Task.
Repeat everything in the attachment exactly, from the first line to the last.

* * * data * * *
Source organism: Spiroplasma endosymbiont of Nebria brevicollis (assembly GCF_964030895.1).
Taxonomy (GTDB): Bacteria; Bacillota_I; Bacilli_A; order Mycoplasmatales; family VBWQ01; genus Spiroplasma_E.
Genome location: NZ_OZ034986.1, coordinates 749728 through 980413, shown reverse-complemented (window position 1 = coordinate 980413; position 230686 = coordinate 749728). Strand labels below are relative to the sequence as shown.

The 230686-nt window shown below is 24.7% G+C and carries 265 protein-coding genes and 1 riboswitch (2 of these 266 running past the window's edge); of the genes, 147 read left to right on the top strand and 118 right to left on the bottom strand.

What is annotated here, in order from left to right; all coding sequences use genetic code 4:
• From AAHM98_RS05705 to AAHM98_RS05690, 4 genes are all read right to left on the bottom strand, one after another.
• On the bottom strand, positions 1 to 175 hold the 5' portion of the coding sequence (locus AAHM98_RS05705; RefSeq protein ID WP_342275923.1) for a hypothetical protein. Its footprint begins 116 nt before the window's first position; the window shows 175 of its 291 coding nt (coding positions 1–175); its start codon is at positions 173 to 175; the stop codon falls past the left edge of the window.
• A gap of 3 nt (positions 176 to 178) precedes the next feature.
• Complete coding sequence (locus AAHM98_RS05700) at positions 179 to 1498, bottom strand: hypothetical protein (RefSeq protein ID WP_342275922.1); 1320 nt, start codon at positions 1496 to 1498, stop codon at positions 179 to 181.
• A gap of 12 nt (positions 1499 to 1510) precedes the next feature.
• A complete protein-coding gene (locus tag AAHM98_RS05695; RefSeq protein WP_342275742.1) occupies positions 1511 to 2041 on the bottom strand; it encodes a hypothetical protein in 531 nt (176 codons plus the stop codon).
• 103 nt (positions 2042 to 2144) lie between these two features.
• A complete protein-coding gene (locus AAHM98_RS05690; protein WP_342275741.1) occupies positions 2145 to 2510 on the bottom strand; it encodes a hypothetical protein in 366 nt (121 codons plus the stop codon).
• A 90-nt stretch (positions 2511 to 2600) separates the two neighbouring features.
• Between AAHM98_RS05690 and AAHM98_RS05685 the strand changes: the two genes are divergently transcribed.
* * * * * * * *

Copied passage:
Source organism: Spiroplasma endosymbiont of Nebria brevicollis (assembly GCF_964030895.1).
Taxonomy (GTDB): Bacteria; Bacillota_I; Bacilli_A; order Mycoplasmatales; family VBWQ01; genus Spiroplasma_E.
Genome location: NZ_OZ034986.1, coordinates 749728 through 980413, shown reverse-complemented (window position 1 = coordinate 980413; position 230686 = coordinate 749728). Strand labels below are relative to the sequence as shown.

The 230686-nt window shown below is 24.7% G+C and carries 265 protein-coding genes and 1 riboswitch (2 of these 266 running past the window's edge); of the genes, 147 read left to right on the top strand and 118 right to left on the bottom strand.

What is annotated here, in order from left to right; all coding sequences use genetic code 4:
• From AAHM98_RS05705 to AAHM98_RS05690, 4 genes are all read right to left on the bottom strand, one after another.
• On the bottom strand, positions 1 to 175 hold the 5' portion of the coding sequence (locus AAHM98_RS05705; RefSeq protein ID WP_342275923.1) for a hypothetical protein. Its footprint begins 116 nt before the window's first position; the window shows 175 of its 291 coding nt (coding positions 1–175); its start codon is at positions 173 to 175; the stop codon falls past the left edge of the window.
• A gap of 3 nt (positions 176 to 178) precedes the next feature.
• Complete coding sequence (locus AAHM98_RS05700) at positions 179 to 1498, bottom strand: hypothetical protein (RefSeq protein ID WP_342275922.1); 1320 nt, start codon at positions 1496 to 1498, stop codon at positions 179 to 181.
• A gap of 12 nt (positions 1499 to 1510) precedes the next feature.
• A complete protein-coding gene (locus tag AAHM98_RS05695; RefSeq protein WP_342275742.1) occupies positions 1511 to 2041 on the bottom strand; it encodes a hypothetical protein in 531 nt (176 codons plus the stop codon).
• 103 nt (positions 2042 to 2144) lie between these two features.
• A complete protein-coding gene (locus AAHM98_RS05690; protein WP_342275741.1) occupies positions 2145 to 2510 on the bottom strand; it encodes a hypothetical protein in 366 nt (121 codons plus the stop codon).
• A 90-nt stretch (positions 2511 to 2600) separates the two neighbouring features.
• Between AAHM98_RS05690 and AAHM98_RS05685 the strand changes: the two genes are divergently transcribed.